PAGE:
The blessing and curse of Netflix is that it can keep you in front of a TV screen for 13 hours straight, and House of Cards is one of those shows that can easily make you forget about the other priorities in your life that would stop you from watching the whole season at once. Season 1 is an exploration of what happens when a frighteningly ambitious democrat gets passed over for secretary of state and proceeds to put his vengeful mind to work. As Frank Underwood (Kevin Spacey) taught us, the results are occasionally disturbing, but highly entertaining. By season’s end, Frank had secured the vice-presidency; but as the final shot of him jogging into the night suggests, he doesn’t plan on sitting around in that role as other cards fall into place—he still wants to be the one dealing them. All the while, the shadow of Congressman Peter Russo’s apparent suicide looms large and threatens to unhinge all of Frank’s progress if journalists on his trail discover the truth and make it public. Season 2 will be released on Valentine’s Day, and if you’re riding solo at that time, a fresh batch of House of Cards episodes isn’t a terrible consolation.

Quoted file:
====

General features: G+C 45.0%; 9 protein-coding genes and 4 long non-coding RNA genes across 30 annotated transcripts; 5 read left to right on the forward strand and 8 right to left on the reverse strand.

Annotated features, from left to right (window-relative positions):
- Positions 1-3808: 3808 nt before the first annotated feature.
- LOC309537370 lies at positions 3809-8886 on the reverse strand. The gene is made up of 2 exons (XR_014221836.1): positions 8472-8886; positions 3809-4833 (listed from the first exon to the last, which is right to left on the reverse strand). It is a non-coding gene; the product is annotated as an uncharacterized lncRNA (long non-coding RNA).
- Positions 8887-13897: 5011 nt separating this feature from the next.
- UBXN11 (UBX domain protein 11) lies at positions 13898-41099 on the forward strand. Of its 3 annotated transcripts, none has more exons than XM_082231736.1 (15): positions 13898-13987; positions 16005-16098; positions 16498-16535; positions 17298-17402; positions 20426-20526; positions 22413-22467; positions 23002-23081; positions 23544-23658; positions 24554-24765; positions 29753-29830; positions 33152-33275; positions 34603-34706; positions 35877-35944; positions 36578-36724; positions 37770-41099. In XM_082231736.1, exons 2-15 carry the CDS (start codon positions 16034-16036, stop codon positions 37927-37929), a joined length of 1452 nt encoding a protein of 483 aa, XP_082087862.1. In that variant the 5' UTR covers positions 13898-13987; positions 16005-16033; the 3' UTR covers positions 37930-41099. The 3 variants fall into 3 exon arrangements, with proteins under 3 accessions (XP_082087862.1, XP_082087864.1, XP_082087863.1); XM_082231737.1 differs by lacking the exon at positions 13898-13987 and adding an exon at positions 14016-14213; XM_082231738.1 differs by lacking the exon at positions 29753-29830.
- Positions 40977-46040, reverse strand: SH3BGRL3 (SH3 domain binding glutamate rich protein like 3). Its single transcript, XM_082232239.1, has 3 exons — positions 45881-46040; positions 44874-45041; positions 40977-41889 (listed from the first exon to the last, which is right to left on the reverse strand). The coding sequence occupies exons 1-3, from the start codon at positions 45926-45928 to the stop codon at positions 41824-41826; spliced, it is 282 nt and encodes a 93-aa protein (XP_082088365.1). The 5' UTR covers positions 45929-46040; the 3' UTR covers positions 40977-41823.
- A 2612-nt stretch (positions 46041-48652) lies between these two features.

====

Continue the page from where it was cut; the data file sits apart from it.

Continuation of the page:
Say what you will about The Office A.M. (After Michael), but its Season 9 and series finale arguably made up for any drop off in the show’s quality since the iconic boss’s Season 7 departure. Although Michael Scott returned for an appearance as Dwight’s best man, the episode was rightfully a celebration of the entire Dunder Mifflin family. The endings were mostly happy for the characters (sorry Andy and Creed), and the show—whose documentary camera style drastically altered the last decade of television—got the ending it deserved.